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Landry isn’t backing a permanent teacher pay raise, confirming educators ‘worst fear’

Gov. Jeff Landry shakes hands with representatives while entering the House chamber during the first day of a special session on Monday, Jan. 15, 2024, in Baton Rouge, La. (Michael Johnson/The Advocate via AP, Pool)
Michael Johnson/AP
Pool The Advocate
Gov. Jeff Landry shakes hands with representatives while entering the House chamber during the first day of a special session on Monday, Jan. 15, 2024, in Baton Rouge, La.

This story was originally published by the Louisiana Illuminator.

Gov. Jeff Landry doesn’t want to make a public school teacher pay hike from last year permanent, frustrating teachers who have been pushing for the pay bump since early 2023.

“Of course, our worst fear came through,” said Cynthia Posey, legislative director for the Louisiana Federation of Teachers. “It’s really devastating to a profession where people are paid so much less than others with college degrees.”

Landry’s budget proposal for the next fiscal year includes $198 million for a second round of stipends for teacher and school support staff, instead of permanent salary increases.

It’s the same amount used to give across-the-board stipends of $2,000 for teachers and $1,000 for school support staff last year. But the governor wants to put the money toward rewarding a smaller group of high-performing teachers and those in hard-to-fill positions like science, math and special education slots.

Under Landry’s proposal, some teachers would likely receive more money than they made this year, and others would likely receive less. In all cases, the pay hike wouldn’t be permanent or factored into retirement benefits.

In fact, Landry might eliminate the additional teacher pay altogether in 2025. The state expects to face a $560 million budget gap that year, thanks to an automatic reduction in the state’s sales tax rate and the return of numerous tax breaks.

The governor opposed a permanent teacher pay raise, in part because it would be difficult to remove in the future when the state is coping with deficits, according to his budget staff. Once a pay raise becomes part of a teacher’s official compensation, it is legally protected and isn’t easy to undo.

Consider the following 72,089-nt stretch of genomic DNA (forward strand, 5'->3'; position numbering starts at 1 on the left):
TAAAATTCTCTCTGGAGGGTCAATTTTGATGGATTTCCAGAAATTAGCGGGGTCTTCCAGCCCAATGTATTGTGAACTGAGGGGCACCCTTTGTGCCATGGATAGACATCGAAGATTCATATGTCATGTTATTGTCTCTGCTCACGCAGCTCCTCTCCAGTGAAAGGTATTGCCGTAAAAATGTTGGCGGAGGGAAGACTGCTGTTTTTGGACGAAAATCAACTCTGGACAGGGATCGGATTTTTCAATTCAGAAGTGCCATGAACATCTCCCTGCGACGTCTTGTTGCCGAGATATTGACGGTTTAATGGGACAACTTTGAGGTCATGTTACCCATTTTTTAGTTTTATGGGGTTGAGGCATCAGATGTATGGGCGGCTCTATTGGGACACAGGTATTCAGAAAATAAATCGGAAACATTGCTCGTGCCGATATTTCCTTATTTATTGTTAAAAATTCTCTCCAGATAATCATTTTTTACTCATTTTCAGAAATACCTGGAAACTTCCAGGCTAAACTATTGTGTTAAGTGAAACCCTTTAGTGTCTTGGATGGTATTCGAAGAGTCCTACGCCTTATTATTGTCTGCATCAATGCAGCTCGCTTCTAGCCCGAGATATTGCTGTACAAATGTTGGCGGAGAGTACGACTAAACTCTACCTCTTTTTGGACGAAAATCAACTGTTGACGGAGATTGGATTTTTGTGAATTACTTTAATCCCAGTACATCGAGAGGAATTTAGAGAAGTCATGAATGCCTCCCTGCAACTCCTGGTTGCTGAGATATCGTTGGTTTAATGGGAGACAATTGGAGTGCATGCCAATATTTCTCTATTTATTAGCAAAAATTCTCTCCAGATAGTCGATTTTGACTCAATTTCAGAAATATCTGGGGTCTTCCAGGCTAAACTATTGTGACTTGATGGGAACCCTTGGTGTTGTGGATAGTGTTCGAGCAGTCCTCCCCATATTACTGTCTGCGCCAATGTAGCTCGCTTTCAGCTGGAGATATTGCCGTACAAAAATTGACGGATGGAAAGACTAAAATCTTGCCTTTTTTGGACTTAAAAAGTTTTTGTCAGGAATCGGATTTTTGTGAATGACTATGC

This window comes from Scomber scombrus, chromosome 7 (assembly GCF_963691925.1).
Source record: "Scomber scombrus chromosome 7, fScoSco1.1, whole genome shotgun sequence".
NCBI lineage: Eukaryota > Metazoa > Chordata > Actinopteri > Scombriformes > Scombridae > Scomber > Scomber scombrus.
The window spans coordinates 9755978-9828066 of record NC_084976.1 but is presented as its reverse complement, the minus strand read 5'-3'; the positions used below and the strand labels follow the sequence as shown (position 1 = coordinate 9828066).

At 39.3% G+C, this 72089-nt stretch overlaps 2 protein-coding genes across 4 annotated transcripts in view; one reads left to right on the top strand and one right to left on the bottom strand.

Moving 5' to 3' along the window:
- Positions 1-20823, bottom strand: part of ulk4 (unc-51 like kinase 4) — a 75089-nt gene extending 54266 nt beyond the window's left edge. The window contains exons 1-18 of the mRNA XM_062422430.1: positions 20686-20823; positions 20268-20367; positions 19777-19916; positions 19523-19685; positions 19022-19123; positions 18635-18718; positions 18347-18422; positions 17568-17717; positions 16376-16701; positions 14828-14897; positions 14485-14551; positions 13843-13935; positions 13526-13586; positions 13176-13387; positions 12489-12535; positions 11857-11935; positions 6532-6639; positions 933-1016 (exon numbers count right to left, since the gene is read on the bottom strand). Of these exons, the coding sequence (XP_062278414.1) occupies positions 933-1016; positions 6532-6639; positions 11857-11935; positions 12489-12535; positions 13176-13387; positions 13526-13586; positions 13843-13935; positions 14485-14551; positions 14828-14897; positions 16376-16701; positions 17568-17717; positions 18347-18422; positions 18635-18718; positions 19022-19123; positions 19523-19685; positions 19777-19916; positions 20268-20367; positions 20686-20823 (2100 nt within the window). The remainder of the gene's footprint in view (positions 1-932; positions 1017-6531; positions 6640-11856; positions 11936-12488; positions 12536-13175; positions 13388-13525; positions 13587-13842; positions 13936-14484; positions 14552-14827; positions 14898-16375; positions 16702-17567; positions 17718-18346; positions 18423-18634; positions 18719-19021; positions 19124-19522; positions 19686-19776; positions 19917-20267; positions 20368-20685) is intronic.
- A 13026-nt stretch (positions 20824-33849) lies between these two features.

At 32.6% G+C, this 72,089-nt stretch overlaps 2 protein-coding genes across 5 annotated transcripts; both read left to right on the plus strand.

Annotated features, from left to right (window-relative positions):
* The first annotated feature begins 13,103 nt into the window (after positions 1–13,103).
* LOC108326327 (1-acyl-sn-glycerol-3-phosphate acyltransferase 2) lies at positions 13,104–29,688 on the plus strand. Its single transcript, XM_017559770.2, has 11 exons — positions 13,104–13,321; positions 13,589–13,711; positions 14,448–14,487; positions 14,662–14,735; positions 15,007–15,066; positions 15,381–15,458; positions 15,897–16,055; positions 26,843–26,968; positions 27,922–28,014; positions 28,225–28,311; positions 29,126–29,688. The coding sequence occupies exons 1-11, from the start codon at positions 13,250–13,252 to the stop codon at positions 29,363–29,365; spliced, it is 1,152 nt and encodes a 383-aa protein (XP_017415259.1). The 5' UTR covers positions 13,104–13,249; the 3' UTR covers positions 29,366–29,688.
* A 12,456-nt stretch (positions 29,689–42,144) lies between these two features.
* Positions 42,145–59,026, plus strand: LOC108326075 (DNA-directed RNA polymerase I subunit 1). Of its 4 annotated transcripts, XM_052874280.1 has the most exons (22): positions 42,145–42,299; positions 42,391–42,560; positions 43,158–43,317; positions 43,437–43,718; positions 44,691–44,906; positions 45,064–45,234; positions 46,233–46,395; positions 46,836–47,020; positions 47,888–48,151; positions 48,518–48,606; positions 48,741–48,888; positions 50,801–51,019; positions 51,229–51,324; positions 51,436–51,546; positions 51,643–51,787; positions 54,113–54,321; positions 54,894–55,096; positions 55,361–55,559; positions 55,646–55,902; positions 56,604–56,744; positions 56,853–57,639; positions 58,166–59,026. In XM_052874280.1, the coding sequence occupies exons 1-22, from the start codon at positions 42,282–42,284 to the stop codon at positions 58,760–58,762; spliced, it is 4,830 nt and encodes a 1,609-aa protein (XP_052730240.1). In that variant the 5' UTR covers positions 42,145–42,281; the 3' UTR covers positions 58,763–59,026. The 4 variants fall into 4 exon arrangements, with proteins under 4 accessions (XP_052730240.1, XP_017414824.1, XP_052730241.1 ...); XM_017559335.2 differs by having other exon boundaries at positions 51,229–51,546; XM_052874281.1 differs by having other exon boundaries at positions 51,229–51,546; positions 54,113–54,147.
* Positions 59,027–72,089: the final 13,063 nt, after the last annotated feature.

But the uncertainty around teacher pay is frustrating for educators.

“How are they going to plan to buy a home when they don’t know what their salary is going to be?” Posey said. “Why would anyone go into teaching?”

Louisiana lags its neighbors when it comes to teacher compensation, according to the Southern Regional Education Board. The state’s average teacher salary for the 2021-2022 school year was $52,376 while the southern average was $56,309. Since then, other Southern states have also given larger teacher pay increases than Louisiana, which means the pay gap likely widened.

Last year, lawmakers reached a consensus on a $2,000 raise for teachers and $1,000 increase for school support staff, but disagreements over the state school funding formula ended up converting that pay bump into a stipend.

The Louisiana Board of Elementary and Secondary Education approved the pay increases, but also included $61 million in “differential pay” in the funding formula it passed. The “differential pay” was supposed to provide extra money to high-performing teachers and those in hard-to-fill positions.

The legislature can only legally accept the state school board’s funding formula as a whole, and lawmakers decided not to go along with the “differential pay” part of the proposal. Instead, they put that funding toward early childhood education, which required them to scrap the formula with the teacher raises.

“Republicans played politics with the state budget, leading to a one-time stipend for teachers, not a permanent pay raise,” said House Democratic Caucus Chairman Matthew Willard, D-New Orleans, in a written statement released last week.

In 2023, legislators tried to assure teachers they would make the stipend into a permanent pay raise this coming year.

The Louisiana House passed a resolution 99-2 sponsored by then-Rep. Sam Jenkins, D-Shreveport, requesting the Board of Elementary and Secondary Education help make the increase into a permanent raise this spring. The state school board is expected to take up the teacher compensation for a vote in early March.

Lawmakers also recently expressed concern over Landry’s teacher pay proposal.

“There is no reason to alienate teachers this early on,” said Rep. Larry Bagley, R-Stonewall, who worked in teaching for more than four decades. “There are a lot of public school teachers in the state – both retired and still working.”